Saturday, 28 February 2009

Saturday 28/02/09

Remember the glycerine I bought the other day to make up my own cheap vape? Just had a look at the bottle:

  • For sore throats: Adults, the elderly and children: take 1 or 2 x 5ml spoonfuls of liquid. Repeat after 4 hours if required.

  • Side Effects: May cause headache, nausea, vomiting, stomach upset, diarrhoea, irregular heartbeat, dizziness, thirst and mental confusion.

I’m confused.

We went for an Indian meal last night (which may explain the other side effects). The Indians are not exactly noted for their puddings, are they? They all seem to use exactly the same dessert menu exhibiting highly coloured, deeply frozen and unattractive objects that look as if they would be more at home in a plastics catalogue. There’s always that whole orange with something made of ice inside it, which you don’t want to order in case to takes 3 hours to defrost.

Whereas the Indians are noted for developing dishes especially for the English palate (like curried chips and chicken tikka masala, which no self-respecting Indian, Pakistani or Bangladeshi would go anywhere near), they have singularly missed out on the humble British pudding. You don’t exactly leave an Indian restaurant thinking, “Mmmm – that was a nice jam roly-poly,” or, “That was a delicious suet pudding and syrup that was.” There’s definitely a gap in the market there.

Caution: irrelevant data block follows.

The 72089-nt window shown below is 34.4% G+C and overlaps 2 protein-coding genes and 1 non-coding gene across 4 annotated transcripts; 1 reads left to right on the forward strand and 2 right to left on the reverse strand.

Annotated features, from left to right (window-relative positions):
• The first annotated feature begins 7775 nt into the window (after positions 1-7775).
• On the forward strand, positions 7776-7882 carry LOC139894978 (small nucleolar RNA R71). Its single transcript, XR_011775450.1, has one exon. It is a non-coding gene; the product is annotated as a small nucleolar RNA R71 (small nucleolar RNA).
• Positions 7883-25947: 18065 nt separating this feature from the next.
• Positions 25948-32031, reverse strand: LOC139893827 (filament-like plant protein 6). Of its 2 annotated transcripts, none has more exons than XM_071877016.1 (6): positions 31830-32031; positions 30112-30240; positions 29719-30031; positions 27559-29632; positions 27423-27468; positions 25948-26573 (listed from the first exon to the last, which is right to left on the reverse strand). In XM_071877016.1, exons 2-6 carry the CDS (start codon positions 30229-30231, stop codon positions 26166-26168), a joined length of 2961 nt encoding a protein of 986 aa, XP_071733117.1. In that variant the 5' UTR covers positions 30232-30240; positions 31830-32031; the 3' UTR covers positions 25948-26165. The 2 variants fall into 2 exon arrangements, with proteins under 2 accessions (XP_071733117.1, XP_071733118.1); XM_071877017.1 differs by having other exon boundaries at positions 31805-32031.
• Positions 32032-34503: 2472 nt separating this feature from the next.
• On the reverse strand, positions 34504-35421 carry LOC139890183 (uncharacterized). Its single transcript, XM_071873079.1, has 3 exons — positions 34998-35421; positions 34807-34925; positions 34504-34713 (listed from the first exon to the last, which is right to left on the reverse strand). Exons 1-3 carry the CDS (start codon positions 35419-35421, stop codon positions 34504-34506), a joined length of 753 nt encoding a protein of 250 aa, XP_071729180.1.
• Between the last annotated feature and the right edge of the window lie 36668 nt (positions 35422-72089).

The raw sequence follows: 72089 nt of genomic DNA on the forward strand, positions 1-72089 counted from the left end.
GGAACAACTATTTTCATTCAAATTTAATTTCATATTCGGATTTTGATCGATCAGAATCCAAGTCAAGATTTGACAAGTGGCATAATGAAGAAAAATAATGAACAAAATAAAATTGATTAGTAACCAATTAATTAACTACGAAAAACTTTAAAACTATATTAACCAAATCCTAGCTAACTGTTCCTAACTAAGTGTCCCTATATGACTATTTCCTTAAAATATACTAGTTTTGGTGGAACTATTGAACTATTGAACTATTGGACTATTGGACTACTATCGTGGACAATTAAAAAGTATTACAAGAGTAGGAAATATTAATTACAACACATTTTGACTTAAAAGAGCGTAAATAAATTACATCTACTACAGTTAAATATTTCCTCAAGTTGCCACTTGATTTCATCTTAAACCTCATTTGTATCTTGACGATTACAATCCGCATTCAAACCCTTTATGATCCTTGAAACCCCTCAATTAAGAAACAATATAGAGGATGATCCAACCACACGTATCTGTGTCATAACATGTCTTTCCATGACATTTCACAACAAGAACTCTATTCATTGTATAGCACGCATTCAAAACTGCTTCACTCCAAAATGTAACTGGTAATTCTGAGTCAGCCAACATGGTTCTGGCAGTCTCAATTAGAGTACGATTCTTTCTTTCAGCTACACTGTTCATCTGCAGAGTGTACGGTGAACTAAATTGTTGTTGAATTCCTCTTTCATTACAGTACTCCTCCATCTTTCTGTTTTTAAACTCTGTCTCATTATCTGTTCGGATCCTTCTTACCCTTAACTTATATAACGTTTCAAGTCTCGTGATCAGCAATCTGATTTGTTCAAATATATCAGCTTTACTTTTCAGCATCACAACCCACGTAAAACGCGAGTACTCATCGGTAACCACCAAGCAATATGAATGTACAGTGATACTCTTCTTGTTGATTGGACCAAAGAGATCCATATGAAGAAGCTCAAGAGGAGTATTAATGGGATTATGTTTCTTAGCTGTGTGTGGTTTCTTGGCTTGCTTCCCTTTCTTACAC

I do so hate restaurants where the lighting is so bad that you have to ask the waiter for a torch in order to see the menu, as I felt like doing last night until forcibly restrained by Hay.

It was on the news this morning that Heston Blumenthal’s Fat Duck restaurant has closed due to 30 cases of food poisoning. Health consultants have been unable to find the source of the poisoning. Hardly bloody surprising – the evidence has been eaten!


  1. All of which shows how good it is to do your own home cooking - suety duff an' all. Yum!

  2. tiophes?? At a recent outing to an East Indian Restaurant, I was presented with small round balls floating in a thin syrup. I can't tell you what they were called, although I surmise that it would translate into "syrupy balls".

    They were not good.

  3. Lychees?

    I mean the fruit, not as a security word.